Chants d’Auvergne is a work of the composer Joseph Canteloube written between 1923 and 1930 and published between 1924 and 1955. It consists of five collections of traditional songs collected in Auvergne , which have been harmonized and orchestrated. The composer wrote his score for soprano and symphonic orchestra. He did not want to follow the original music to the letter or make the “authentic” and his work does not have a folkloristic aspect. Canteloube simply wanted to give a personal interpretation of these melodies of popular origin, a bit like a French Béla Bartók or a painter facing a landscape.
Canteloube had begun in the 1900s to collect the traditional tunes of Auvergne and Quercy , then had achieved a personal harmonization of some of them. Canteloube thus allowed to preserve this artistic inheritance which could have disappeared during the two world wars because of the rural exodus and the evolution of lifestyles. These well-known songs have gained international stature and are regularly performed by the great classical singers of today.
The lyrics of the songs are in Occitan Aurillacois (or langue d’oc), and cover a period of three hundred years.
He continued his collection on the whole of France to publish several collections of songs of the various provinces, transcribed without harmonization ( Anthologie des Chants Populaires Français , 4 vols., 1951). Since then, these four collections constitute a reference in which many traditional musicians come to draw.
The best known of the Chants d’Auvergne is Baïlèro .
In his biography of Joseph Canteloube, Jean-Bernard Cahours of Aspry recounts the circumstances in which the author had collected, at dusk, the air that will become the theme of this Baïlèro : “It was an evening of 1903 at nightfall in the mountain overlooking Vic-sur-Cere , in Cantal . He contemplated the majestic landscape that presented itself to his eyes, when suddenly the song of a shepherdess uttered his words. Taking care not to show himself, he began to note the melody, when from afar, as if carried by the breeze that rises in the evening on the mountain, he perceived barely perceptible, the distant voice of another shepherd who repeated the theme, six kilometers away. ”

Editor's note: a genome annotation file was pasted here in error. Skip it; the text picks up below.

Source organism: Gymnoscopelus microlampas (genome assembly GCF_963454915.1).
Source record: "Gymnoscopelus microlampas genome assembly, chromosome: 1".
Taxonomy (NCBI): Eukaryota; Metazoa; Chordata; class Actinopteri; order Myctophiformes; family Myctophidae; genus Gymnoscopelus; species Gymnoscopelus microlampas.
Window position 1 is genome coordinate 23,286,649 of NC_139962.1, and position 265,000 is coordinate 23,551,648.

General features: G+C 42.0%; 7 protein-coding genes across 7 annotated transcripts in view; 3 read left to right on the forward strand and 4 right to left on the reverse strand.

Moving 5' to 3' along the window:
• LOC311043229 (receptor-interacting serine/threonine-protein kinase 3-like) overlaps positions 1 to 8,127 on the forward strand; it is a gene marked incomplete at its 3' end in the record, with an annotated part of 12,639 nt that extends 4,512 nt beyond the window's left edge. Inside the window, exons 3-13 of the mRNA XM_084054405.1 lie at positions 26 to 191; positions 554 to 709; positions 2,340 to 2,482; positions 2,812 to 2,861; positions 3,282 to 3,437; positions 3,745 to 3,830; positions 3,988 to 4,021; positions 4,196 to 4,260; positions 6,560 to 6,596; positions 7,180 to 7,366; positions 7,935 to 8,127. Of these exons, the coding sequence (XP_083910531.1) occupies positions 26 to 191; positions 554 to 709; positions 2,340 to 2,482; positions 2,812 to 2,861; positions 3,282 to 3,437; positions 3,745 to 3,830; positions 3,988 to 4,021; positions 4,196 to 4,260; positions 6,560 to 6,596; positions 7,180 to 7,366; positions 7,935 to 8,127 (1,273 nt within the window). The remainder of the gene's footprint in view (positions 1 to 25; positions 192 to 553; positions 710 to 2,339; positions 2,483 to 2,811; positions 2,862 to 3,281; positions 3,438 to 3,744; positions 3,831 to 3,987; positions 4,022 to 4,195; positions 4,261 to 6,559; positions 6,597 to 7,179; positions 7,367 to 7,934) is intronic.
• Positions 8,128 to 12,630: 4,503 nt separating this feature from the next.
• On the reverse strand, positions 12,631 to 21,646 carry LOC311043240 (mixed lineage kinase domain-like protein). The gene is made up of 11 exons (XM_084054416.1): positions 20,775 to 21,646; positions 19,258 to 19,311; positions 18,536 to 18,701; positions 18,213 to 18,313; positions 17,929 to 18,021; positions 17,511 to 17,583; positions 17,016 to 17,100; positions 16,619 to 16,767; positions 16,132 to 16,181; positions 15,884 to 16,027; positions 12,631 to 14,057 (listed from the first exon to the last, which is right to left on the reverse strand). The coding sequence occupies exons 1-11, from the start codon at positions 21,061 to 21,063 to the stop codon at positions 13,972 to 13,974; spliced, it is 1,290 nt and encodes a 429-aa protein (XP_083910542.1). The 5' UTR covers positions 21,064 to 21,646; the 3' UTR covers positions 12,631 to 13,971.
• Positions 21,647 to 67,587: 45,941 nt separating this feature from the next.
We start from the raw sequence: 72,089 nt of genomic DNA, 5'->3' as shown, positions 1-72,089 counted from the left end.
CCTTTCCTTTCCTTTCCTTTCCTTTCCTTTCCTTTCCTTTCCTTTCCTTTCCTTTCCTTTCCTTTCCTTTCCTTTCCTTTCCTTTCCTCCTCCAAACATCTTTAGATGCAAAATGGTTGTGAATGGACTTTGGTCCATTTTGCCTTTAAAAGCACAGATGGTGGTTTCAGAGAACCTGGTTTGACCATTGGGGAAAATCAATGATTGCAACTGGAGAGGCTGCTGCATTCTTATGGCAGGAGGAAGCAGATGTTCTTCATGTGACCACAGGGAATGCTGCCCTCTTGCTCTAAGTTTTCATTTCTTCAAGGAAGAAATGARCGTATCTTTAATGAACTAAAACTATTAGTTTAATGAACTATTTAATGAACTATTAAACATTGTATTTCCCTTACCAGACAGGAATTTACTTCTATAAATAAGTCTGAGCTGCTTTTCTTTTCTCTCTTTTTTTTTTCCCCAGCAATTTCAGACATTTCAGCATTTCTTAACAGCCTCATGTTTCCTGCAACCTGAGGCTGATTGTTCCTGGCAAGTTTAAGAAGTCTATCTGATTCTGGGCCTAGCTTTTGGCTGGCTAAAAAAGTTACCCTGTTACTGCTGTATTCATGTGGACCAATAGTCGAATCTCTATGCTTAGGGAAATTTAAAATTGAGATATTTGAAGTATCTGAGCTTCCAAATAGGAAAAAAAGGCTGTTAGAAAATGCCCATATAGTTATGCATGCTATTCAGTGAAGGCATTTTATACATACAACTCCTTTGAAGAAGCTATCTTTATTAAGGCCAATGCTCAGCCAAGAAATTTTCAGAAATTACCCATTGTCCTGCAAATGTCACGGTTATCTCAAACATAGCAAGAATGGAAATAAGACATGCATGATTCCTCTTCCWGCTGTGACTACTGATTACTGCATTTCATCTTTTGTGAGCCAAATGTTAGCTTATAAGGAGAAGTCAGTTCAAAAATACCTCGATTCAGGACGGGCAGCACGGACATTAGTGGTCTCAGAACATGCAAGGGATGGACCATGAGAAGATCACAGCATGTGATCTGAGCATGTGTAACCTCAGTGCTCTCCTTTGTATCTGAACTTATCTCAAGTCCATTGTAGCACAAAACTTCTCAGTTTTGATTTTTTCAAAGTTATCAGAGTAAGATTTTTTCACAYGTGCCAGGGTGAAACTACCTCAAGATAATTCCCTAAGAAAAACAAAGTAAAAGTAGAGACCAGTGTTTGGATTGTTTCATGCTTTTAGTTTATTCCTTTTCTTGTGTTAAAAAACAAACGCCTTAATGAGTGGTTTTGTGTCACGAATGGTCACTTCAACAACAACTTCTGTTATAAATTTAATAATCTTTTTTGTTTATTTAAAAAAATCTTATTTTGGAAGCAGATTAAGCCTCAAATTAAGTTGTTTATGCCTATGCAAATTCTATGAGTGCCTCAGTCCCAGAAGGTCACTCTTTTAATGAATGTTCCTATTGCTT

Baïlèro was also choreographed, under the title The Wish ( Palais Garnier , by the Royal Danish Ballet and the Paris Opera Orchestra , directed by Graham Bond , January 99). The interpreters of this pas de deux then chose to express themselves between the shadow and the light, as if to express a hesitation of the couple, between attraction and remoteness.
The notoriety of the song goes beyond the European borders insofar as it was used, in 1972, as a sound accompaniment of the performance Hosotan , major piece of Tatsumi Hijikata , founder of the avant-garde Japanese contemporary dance, the butô .
The first recording of Chants d’Auvergne was performed with soprano Madeleine Gray . As Canteloube introduced them, these songs are part of the classical repertoire and have been recorded by many other singers including baritone Gérard Souzay in 1966, Victoria de Los Angeles in 1973, Frederica von Stade in 1982 (Vol.1) and 1985 (Vol.2), Bernard Boucheix [ archive ] in 2007, etc.